There are two ways that substitution can occur under CHIP. First, there can be substitution of coverage which can occur when families or employers drop existing private coverage to enroll in CHIP. Second, there can be substitution of premiums which can occur when employers reduce their contribution levels of dependent coverage because families are able to obtain subsidies that offset the reduced amount of contributions. To assist states as they address issues related to substitution in their Title XXI plans, this paper focuses primarily on an examination of the experiences of a set of states that have already developed and implemented childrens health insurance programs prior to the creation of Title XXI. Qualitative data, which was collected from state officials through interviews and a round-table discussion, augments previous research by examining states perceptions and their actual experiences with substitution.
State Mechanisms To Limit Substitution
State strategies to address substitution include nine mechanisms that either purposefully or inadvertently limit two types of substitution: individual-based and employer-based. Because different dynamics drive employee and employer substitution, states have implemented specific mechanisms to address these two types of substitution. For the most part, state officials agreed that the primary concern is whether, and to what extent, previously insured workers are dropping their employer-sponsored coverage. Substitution of coverage seems to be primarily driven by individual choices rather than employers strategically eliminating coverage. Although states have distinguished between individual- and employer-based substitution and have established mechanisms focused on limiting both types of crowd out, states and researchers also have identified the overlap between the two. Substitution is a result of the dynamic relationship between the types of benefits employers want to provide to employees and the willingness of employees to participate in the programs offered. Both employers, in offering coverage, and employees, in taking up coverage, are forced to make complex decisions which are driven by complicated issues such as secular trends in the economy and family dynamics.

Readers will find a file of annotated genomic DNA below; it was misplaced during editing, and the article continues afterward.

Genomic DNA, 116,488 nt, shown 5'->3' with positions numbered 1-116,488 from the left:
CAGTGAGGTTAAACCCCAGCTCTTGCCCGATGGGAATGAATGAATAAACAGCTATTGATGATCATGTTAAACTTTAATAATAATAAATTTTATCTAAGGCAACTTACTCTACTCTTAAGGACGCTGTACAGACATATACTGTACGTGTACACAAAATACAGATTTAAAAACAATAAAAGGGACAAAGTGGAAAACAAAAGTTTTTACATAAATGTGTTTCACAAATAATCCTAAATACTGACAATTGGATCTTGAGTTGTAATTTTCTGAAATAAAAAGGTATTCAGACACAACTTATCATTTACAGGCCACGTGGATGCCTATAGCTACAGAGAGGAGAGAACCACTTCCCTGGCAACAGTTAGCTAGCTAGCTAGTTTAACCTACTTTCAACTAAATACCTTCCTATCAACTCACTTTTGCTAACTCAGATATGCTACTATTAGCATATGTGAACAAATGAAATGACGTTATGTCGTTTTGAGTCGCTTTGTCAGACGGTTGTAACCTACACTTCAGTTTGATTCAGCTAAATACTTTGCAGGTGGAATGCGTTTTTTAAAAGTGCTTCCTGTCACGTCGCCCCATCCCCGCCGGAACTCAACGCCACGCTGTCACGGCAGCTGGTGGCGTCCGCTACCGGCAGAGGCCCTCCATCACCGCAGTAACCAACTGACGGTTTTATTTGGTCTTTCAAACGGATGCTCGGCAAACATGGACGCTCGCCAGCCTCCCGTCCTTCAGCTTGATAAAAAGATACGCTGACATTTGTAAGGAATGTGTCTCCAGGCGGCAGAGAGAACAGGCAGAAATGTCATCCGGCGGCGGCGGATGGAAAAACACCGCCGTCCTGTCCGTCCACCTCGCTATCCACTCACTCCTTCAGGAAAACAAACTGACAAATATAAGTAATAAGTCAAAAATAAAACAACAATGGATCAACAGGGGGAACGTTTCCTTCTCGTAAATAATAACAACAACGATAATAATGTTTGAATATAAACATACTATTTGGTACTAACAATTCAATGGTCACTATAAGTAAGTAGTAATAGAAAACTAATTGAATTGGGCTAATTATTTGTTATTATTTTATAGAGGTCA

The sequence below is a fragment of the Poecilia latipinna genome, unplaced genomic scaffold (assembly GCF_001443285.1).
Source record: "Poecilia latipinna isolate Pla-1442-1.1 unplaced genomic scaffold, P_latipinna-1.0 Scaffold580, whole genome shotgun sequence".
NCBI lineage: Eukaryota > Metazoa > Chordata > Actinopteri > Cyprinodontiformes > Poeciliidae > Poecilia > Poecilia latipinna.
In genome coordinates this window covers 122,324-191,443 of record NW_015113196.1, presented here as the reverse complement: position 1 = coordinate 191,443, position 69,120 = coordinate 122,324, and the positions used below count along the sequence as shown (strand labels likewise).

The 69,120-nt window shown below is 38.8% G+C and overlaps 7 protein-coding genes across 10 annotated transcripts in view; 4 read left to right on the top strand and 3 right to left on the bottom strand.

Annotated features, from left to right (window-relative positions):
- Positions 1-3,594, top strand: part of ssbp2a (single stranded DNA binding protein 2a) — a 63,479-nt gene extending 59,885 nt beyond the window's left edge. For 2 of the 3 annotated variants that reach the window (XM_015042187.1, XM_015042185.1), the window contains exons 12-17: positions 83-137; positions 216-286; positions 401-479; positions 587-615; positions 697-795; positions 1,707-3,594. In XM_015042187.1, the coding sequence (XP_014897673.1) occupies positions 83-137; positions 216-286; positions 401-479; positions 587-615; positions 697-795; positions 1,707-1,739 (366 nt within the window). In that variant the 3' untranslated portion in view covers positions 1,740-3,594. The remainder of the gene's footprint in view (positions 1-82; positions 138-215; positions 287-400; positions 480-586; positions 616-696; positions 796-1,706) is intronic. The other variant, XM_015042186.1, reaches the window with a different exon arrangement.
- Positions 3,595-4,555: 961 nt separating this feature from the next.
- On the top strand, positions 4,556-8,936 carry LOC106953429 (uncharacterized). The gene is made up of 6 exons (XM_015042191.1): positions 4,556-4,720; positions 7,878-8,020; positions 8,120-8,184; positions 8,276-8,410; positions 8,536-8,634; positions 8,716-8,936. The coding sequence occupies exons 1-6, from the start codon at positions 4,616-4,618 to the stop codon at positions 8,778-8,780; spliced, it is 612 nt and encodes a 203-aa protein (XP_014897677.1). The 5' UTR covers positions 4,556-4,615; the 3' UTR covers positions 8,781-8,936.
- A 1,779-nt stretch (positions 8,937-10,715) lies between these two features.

The extent to which states deliberately institute mechanisms limiting substitution varies by program and state. In some cases, substitution appears to be restricted indirectly through mechanisms established in program designs for other purposes. For example, many states require copayments for services rendered which mirror cost-sharing in the private market. Although required copayments are customarily included in program design for financial purposes, when comparable to private market copayments they limit the number of individuals who drop private insurance to enroll in state-subsidized programs.
Mechanisms limiting individual based substitution. State mechanisms to limit individual-based substitution primarily target those dynamics that prompt family decisions to opt out of private coverage such as: the cost comparisons of copayments and premiums; the affordability of private coverage; and the comprehensiveness of benefits. The majority of states efforts to curb substitution has focused on the dynamics that drive families to opt out since individual-based substitution is a greater concern than employer-based substitution. The primary mechanisms utilized by states include the following: (1) evaluating affordability of private coverage; (2) requiring periods of uninsurance; (3) providing subsidies; and (4) limiting the scope of benefit packages. These mechanisms are effective ways to curb substitution by making state-sponsored childrens health insurance comparable to employer-sponsored coverage.
Mechanism 1: Identifying the Affordability of Private Coverage: Setting Premiums and Copayments That Do Not Deter Utilization or Enrollment
Several states have identified the affordability of employer-sponsored insurance as an important consideration in the implementation of mechanisms to limit crowd out. Affordability is usually defined as the percentage of family income that is believed families could or are willing to use to purchase health care. In developing strategies, states have considered the tradeoffs between encouraging participation and limiting substitution. Specifically, states have identified the importance of establishing cost sharing (e.g., premiums and copayments) that is low enough to encourage participation, yet high enough to limit substitution.